Growth of Shrimp at the Flemish Cap 2000-2001


Jón Kristjánsson

Fiski- Fisheries Management, Reykjavík Iceland.

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Growth rate of shrimp at the Flemish Cap improved in 2001, which is a reversal of the gradual growth reduction observed from 1995 to 2000. This reflects improved conditions for the individual shrimp, which may stem from a general improvement in feeding conditions or lower population numbers. This is expected to be reflected in improved catch rates and lower average counts of shrimp caught in 2001.


The shrimp fishery at Flemish Cap started in 1993 when 28.000 tons were caught. From 1994- 1998 the yearly average was some 32.000 tons with a peak of 48.000 tons in 1996. The catch in 1999 was 42.000 tons and increased to around 50.000 tons in 2000 (Anon 2000). Skuladottir et. al. (1999 a) gave an overview of the international fishery for shrimp at Flemish Cap.

Since 1995, there has been a gradual reduction in the growth rate of shrimp at the Flemish Cap, with size-at-age reaching a minimum in 2000 (Kristjánsson 2001). A research trip was conducted in the spring of 2001 to investigate the state of the stock.

Material and methods

Samples were collected on board an Estonian shrimp trawler during commercial fishing from 26 March to 2 April 2001, in the NW- area of the Flemish Cap.
The samples were taken unselected from the bunker. The oblique carapace length of shrimp (OCL) was measured to the nearest 0.1 mm, sorted into 0.5 mm length classes and separated into sex categories, i.e. males, transitionals, and females.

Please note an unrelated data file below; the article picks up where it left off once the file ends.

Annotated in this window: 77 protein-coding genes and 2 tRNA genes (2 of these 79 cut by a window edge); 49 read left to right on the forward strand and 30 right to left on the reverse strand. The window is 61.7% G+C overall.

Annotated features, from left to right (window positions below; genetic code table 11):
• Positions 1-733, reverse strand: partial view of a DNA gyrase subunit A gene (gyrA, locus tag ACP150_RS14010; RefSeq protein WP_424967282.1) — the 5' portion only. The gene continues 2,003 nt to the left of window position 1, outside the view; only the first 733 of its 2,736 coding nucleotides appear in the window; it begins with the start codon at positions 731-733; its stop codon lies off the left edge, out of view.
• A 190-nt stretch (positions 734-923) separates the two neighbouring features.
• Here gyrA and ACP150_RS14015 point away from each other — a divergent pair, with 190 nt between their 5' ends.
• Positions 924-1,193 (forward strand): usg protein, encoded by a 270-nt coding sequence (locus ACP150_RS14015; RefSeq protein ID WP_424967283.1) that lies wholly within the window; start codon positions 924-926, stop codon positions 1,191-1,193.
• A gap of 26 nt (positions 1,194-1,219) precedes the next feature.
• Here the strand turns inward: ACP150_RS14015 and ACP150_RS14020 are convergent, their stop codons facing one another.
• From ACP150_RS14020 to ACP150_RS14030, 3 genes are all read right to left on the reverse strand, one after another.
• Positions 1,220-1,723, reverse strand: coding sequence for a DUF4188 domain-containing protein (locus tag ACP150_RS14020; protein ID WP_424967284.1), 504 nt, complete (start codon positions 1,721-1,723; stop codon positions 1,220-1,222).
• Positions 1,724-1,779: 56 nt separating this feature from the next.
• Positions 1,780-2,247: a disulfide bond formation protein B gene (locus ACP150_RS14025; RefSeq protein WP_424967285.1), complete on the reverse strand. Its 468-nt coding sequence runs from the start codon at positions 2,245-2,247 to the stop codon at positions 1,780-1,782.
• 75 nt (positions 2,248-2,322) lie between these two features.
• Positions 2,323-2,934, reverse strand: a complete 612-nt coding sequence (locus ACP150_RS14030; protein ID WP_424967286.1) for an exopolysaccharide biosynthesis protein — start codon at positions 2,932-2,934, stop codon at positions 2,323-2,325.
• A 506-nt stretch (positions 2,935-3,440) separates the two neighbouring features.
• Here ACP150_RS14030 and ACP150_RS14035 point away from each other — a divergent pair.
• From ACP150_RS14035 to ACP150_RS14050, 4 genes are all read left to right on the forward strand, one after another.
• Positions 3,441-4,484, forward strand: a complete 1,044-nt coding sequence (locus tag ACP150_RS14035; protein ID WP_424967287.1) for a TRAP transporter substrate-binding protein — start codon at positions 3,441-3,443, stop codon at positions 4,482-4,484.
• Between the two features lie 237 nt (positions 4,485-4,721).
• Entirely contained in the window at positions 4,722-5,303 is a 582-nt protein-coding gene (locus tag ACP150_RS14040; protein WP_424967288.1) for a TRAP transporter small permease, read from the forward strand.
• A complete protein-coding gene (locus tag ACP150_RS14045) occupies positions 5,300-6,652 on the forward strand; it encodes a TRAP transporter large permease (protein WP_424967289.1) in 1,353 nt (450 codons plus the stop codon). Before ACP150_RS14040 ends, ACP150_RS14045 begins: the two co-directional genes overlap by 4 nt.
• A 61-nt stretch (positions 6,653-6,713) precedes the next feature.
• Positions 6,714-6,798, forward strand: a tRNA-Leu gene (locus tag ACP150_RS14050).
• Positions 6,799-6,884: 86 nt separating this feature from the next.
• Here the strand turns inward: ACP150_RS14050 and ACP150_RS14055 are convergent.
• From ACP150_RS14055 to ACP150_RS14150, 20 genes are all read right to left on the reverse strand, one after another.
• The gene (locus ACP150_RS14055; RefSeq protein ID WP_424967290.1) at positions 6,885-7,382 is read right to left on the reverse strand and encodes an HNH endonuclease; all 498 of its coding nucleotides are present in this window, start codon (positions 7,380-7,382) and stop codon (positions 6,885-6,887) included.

Figure 1 A shows the length-frequency distribution of shrimp by gender at the Flemish Cap in March- April 2001. For comparison the size distribution of shrimp by gender in March- April 2000 is shown in fig 1 B.

The median of the main group of males was at 20 mm in 2001, compared to 17 mm a year earlier. Males in 2001 grow larger than in 2000 before they change sex, which is a sign of improved conditions for growth (Kristjánsson 2001).

Primiparous females, females spawning for the first time, were on the average 2 mm larger in 2001 than they were in 2000. This is also a sign of increased growth rate and better conditions for the individual shrimp.

The catch rate was good, averaging some 500 kg/hour for one trawl.

Fig. 1. Length- frequency distribution of shrimp at the Flemish Cap in 2001, A, and 2000, B.


After a long period of decline, growth rate is now increasing; indicating improved feeding conditions for individual shrimps. This could either stem from a general improvement in feeding conditions or lower population numbers. As no reduction in catch rates in the commercial fishery have been observed, a possible reduction in number would be at the "small end" of the stock, that is the two youngest year classes, which are generally not caught by the commercial fleet. Small shrimp occupy the shallower areas of the Flemish Cap, thus it is relatively easy to avoid them, except in March when female shrimp migrate to the shallow areas to release their larvae and to moult.

Overall, the stock biomass is expanding and the catches in 2001 will reflect this and the total catch increase this year if the effort remains unchanged.


Anon. 2000. Report of the Scientific Council Meeting November 2000 SCD Doc. 00/27, Serial No. N4345.

Skuladottir U., D.G. Parsons and D. Orr 1999. The International Fishery for Shrimp (Pandalus borealis) in Division 3M (Flemish Cap), 1993-1999. NAFO SCR Doc. 9/112 Serial No. N4192. 21p.

Kristjánsson J. 2001. Changes in Population Structure of the Shrimp ( Pandalus borealis) Stock at Flemish Cap 1995-2000. (in Prep).

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